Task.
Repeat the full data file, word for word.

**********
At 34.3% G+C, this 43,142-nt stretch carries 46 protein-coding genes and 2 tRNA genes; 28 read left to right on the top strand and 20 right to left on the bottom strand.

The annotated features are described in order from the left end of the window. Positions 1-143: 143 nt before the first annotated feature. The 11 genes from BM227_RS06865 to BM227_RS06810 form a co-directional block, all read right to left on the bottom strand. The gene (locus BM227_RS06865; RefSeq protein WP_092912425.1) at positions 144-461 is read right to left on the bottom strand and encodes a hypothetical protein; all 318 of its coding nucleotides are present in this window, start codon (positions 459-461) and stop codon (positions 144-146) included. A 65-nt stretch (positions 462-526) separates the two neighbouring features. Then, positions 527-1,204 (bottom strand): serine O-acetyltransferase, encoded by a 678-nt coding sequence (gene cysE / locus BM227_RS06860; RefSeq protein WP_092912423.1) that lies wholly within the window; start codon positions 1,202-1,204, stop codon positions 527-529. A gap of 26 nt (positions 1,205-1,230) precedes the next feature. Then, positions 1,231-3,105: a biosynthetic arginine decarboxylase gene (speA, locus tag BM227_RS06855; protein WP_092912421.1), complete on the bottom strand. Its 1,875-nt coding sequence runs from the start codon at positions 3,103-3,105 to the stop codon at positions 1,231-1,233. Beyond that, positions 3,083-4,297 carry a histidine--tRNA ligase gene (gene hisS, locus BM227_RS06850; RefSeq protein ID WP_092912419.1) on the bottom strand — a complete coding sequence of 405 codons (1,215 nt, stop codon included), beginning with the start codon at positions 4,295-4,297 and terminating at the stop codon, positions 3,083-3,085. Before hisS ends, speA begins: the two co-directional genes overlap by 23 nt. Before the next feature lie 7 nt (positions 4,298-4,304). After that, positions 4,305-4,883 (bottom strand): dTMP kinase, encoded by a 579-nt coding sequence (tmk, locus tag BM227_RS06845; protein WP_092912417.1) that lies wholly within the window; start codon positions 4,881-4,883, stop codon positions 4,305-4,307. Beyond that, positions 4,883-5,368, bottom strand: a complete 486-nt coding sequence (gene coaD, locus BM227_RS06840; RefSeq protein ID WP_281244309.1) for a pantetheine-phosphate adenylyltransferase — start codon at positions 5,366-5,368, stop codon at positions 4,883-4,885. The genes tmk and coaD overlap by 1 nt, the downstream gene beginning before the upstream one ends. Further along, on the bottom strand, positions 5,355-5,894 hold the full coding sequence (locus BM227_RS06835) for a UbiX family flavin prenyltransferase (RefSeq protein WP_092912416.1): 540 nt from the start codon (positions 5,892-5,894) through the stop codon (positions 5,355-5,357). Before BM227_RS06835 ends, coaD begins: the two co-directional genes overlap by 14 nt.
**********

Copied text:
At 34.3% G+C, this 43,142-nt stretch carries 46 protein-coding genes and 2 tRNA genes; 28 read left to right on the top strand and 20 right to left on the bottom strand.

The annotated features are described in order from the left end of the window. Positions 1-143: 143 nt before the first annotated feature. The 11 genes from BM227_RS06865 to BM227_RS06810 form a co-directional block, all read right to left on the bottom strand. The gene (locus BM227_RS06865; RefSeq protein WP_092912425.1) at positions 144-461 is read right to left on the bottom strand and encodes a hypothetical protein; all 318 of its coding nucleotides are present in this window, start codon (positions 459-461) and stop codon (positions 144-146) included. A 65-nt stretch (positions 462-526) separates the two neighbouring features. Then, positions 527-1,204 (bottom strand): serine O-acetyltransferase, encoded by a 678-nt coding sequence (gene cysE / locus BM227_RS06860; RefSeq protein WP_092912423.1) that lies wholly within the window; start codon positions 1,202-1,204, stop codon positions 527-529. A gap of 26 nt (positions 1,205-1,230) precedes the next feature. Then, positions 1,231-3,105: a biosynthetic arginine decarboxylase gene (speA, locus tag BM227_RS06855; protein WP_092912421.1), complete on the bottom strand. Its 1,875-nt coding sequence runs from the start codon at positions 3,103-3,105 to the stop codon at positions 1,231-1,233. Beyond that, positions 3,083-4,297 carry a histidine--tRNA ligase gene (gene hisS, locus BM227_RS06850; RefSeq protein ID WP_092912419.1) on the bottom strand — a complete coding sequence of 405 codons (1,215 nt, stop codon included), beginning with the start codon at positions 4,295-4,297 and terminating at the stop codon, positions 3,083-3,085. Before hisS ends, speA begins: the two co-directional genes overlap by 23 nt. Before the next feature lie 7 nt (positions 4,298-4,304). After that, positions 4,305-4,883 (bottom strand): dTMP kinase, encoded by a 579-nt coding sequence (tmk, locus tag BM227_RS06845; protein WP_092912417.1) that lies wholly within the window; start codon positions 4,881-4,883, stop codon positions 4,305-4,307. Beyond that, positions 4,883-5,368, bottom strand: a complete 486-nt coding sequence (gene coaD, locus BM227_RS06840; RefSeq protein ID WP_281244309.1) for a pantetheine-phosphate adenylyltransferase — start codon at positions 5,366-5,368, stop codon at positions 4,883-4,885. The genes tmk and coaD overlap by 1 nt, the downstream gene beginning before the upstream one ends. Further along, on the bottom strand, positions 5,355-5,894 hold the full coding sequence (locus BM227_RS06835) for a UbiX family flavin prenyltransferase (RefSeq protein WP_092912416.1): 540 nt from the start codon (positions 5,892-5,894) through the stop codon (positions 5,355-5,357). Before BM227_RS06835 ends, coaD begins: the two co-directional genes overlap by 14 nt.